As a student you have a limited budget to purchase all the required course materials and meet other expenses for the term. You have reviewed the syllabi and instructor notes for all courses and think that you have adequate information on the usefulness of the course materials. What factors will help determine how to allocate your limited budget among your needs? In the end, do you think you will be making an optimal decision on whether to purchase your course materials? How might economic theory be employed in your decision to purchase some or all of the course materials? Describe how your decision would be different if (a) every other student in a course purchased the materials, (b) you had no information about how course materials will be used in a course, and (c) the college made an arrangement with the publishers to provide course materials to every student at the start of the term, but allow each student to opt out within a specified time period? Would you still consider your initial decision to be optimal? Why or why not?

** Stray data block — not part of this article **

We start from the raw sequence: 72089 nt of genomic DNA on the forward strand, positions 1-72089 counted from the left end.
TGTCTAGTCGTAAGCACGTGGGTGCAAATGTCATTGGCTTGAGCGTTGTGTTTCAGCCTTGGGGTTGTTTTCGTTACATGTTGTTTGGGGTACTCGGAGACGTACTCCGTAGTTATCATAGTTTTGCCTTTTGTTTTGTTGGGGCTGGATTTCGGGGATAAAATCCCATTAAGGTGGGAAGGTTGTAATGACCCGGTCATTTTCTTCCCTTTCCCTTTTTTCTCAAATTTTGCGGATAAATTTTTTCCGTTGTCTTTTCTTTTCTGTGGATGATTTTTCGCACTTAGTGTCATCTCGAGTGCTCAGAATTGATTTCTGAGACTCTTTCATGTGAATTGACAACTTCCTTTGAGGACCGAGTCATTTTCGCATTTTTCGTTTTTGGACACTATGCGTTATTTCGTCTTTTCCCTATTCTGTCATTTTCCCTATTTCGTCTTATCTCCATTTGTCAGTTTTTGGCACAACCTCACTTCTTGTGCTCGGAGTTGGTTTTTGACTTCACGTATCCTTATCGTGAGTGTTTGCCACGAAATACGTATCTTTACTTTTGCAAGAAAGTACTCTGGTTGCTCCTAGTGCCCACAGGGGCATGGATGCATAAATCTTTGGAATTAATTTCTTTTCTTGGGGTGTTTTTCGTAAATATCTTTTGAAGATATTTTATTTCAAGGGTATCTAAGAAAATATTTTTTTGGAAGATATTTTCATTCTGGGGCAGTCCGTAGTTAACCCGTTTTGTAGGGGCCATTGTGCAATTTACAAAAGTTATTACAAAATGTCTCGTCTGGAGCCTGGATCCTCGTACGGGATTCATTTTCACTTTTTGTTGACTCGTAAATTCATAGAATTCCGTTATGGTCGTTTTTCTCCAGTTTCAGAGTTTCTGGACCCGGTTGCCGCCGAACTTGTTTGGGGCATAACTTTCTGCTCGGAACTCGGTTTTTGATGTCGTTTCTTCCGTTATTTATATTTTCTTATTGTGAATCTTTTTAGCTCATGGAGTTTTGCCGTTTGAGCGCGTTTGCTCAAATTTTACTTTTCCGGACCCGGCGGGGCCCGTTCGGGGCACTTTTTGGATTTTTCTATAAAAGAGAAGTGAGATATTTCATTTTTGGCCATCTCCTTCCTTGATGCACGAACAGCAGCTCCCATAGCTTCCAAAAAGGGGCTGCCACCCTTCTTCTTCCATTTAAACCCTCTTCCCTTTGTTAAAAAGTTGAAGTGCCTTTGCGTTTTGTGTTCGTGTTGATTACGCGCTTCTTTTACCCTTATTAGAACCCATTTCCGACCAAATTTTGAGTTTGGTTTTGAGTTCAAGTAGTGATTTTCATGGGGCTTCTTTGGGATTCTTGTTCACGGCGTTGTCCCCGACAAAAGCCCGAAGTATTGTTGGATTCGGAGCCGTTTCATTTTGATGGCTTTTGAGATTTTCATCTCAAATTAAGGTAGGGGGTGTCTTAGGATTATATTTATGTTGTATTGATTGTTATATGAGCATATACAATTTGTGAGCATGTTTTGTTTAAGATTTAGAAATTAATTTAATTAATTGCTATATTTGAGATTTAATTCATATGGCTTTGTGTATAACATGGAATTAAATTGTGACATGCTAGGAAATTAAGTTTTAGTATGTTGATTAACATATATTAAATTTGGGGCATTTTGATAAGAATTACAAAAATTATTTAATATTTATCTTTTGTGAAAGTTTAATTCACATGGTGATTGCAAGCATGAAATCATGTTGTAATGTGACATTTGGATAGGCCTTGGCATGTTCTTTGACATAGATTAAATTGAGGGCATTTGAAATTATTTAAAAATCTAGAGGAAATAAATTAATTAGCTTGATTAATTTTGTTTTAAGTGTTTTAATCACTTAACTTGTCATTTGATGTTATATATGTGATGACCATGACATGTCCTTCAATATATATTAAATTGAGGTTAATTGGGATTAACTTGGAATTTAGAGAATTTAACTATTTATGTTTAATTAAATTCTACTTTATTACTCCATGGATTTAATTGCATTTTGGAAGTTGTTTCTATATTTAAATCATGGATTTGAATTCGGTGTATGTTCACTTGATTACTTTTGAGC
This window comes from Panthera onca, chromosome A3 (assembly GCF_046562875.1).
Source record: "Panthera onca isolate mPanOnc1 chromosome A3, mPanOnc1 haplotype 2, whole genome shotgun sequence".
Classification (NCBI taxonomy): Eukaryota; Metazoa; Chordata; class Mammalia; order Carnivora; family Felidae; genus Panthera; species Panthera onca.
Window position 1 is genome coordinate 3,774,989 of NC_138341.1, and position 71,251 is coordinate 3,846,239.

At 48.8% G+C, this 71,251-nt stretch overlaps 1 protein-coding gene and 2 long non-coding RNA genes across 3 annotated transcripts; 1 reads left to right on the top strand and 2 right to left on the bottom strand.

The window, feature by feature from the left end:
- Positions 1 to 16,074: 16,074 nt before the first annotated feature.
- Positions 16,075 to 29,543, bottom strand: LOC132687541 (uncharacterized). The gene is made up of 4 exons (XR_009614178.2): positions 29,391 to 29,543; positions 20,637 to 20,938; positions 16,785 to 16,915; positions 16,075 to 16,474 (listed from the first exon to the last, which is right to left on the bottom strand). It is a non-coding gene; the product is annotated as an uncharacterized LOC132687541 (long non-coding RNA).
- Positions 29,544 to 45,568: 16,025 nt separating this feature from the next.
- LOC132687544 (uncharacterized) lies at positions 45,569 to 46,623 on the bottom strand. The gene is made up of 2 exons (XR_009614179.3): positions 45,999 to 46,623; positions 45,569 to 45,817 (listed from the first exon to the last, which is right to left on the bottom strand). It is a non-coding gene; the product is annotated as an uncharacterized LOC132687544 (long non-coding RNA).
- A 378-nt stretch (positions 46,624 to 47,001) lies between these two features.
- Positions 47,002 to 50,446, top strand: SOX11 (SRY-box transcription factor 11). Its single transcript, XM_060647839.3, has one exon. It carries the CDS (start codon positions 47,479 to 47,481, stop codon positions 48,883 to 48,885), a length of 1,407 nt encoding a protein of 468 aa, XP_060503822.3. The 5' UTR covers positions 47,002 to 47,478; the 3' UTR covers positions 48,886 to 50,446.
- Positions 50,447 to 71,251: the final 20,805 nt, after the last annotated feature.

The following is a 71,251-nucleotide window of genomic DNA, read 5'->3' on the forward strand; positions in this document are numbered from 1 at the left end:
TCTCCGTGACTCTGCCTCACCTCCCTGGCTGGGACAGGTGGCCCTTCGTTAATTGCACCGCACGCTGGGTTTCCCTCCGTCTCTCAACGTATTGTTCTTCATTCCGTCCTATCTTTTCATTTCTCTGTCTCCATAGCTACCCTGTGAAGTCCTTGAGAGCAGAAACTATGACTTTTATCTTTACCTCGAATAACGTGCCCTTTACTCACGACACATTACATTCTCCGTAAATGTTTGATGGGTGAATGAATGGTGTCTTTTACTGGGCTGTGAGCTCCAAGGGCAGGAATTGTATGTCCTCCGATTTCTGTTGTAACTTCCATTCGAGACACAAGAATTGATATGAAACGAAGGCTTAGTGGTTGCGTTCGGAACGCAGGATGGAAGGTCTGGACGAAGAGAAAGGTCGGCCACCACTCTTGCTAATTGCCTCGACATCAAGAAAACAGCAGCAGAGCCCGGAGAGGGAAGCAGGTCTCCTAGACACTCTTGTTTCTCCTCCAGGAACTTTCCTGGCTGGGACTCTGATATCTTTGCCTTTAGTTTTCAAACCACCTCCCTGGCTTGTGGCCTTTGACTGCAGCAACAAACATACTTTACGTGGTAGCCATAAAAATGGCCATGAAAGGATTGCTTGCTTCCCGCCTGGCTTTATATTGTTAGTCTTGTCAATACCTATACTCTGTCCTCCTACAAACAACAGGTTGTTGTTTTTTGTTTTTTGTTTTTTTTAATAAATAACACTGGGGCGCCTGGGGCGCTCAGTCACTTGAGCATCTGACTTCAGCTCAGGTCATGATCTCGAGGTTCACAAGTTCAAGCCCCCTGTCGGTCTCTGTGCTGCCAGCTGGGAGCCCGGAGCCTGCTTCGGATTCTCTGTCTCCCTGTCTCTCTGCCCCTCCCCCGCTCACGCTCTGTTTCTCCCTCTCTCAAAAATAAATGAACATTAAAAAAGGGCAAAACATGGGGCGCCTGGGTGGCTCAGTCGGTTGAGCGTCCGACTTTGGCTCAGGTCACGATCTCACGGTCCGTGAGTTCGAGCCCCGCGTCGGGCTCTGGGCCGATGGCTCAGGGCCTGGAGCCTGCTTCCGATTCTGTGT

Retirement planning is a subject that most students will face during their working lives. It is complicated by the fact that it is a decision that will challenge consumer behavior over several periods. With complete information about how much to save each year, the rates of return expected on their investment, the expected sum at the end of their working careers, and the expected payouts given their life expectancy, would you make a decision to start making contributions to a retirement savings account at your earliest eligible year? Explain your decision. Would you consider your decision optimal or suboptimal? According to behavioral economics, decisions to make adequate contributions to a retirement savings account can be affected by a preference for the status quo when presented with new information, loss aversion, anecdotal evidence (experiences of others, news reports), lack of knowledge/confidence to make a decision, perceptions, and nudging (Knoll, 2010). Assign a discussion, either verbal or written, that asks students to describe examples, based on personal expectations and/or those of family members, of how each of the behavioral factors will impact or has impacted decisions on retirement savings, personally or by family members.